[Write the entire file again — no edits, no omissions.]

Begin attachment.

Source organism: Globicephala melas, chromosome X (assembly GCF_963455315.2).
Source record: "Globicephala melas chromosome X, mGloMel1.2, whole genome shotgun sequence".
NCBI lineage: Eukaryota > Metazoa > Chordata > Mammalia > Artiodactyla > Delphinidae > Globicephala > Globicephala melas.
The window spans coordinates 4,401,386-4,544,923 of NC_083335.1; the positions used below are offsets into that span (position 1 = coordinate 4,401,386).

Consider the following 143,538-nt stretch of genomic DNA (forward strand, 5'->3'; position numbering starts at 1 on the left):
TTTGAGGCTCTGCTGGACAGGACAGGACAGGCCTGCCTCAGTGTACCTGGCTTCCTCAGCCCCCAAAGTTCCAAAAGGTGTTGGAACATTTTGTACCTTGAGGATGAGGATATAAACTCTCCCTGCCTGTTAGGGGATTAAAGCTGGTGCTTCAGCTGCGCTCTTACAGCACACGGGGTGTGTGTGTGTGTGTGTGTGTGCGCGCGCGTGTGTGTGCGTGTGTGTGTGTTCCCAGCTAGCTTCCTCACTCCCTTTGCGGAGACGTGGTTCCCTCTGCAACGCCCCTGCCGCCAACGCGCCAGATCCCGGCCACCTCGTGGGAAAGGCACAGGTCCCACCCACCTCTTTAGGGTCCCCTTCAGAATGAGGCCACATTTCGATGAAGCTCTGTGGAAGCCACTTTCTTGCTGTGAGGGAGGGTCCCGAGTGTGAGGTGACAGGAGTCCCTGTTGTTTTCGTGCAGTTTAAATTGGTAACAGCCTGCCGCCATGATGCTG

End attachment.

Source organism: Globicephala melas, chromosome X (assembly GCF_963455315.2).
Source record: "Globicephala melas chromosome X, mGloMel1.2, whole genome shotgun sequence".
NCBI lineage: Eukaryota > Metazoa > Chordata > Mammalia > Artiodactyla > Delphinidae > Globicephala > Globicephala melas.
The window spans coordinates 4,401,386-4,544,923 of NC_083335.1; the positions used below are offsets into that span (position 1 = coordinate 4,401,386).

Consider the following 143,538-nt stretch of genomic DNA (forward strand, 5'->3'; position numbering starts at 1 on the left):
TTTGAGGCTCTGCTGGACAGGACAGGACAGGCCTGCCTCAGTGTACCTGGCTTCCTCAGCCCCCAAAGTTCCAAAAGGTGTTGGAACATTTTGTACCTTGAGGATGAGGATATAAACTCTCCCTGCCTGTTAGGGGATTAAAGCTGGTGCTTCAGCTGCGCTCTTACAGCACACGGGGTGTGTGTGTGTGTGTGTGTGTGCGCGCGCGTGTGTGTGCGTGTGTGTGTGTTCCCAGCTAGCTTCCTCACTCCCTTTGCGGAGACGTGGTTCCCTCTGCAACGCCCCTGCCGCCAACGCGCCAGATCCCGGCCACCTCGTGGGAAAGGCACAGGTCCCACCCACCTCTTTAGGGTCCCCTTCAGAATGAGGCCACATTTCGATGAAGCTCTGTGGAAGCCACTTTCTTGCTGTGAGGGAGGGTCCCGAGTGTGAGGTGACAGGAGTCCCTGTTGTTTTCGTGCAGTTTAAATTGGTAACAGCCTGCCGCCATGATGCTG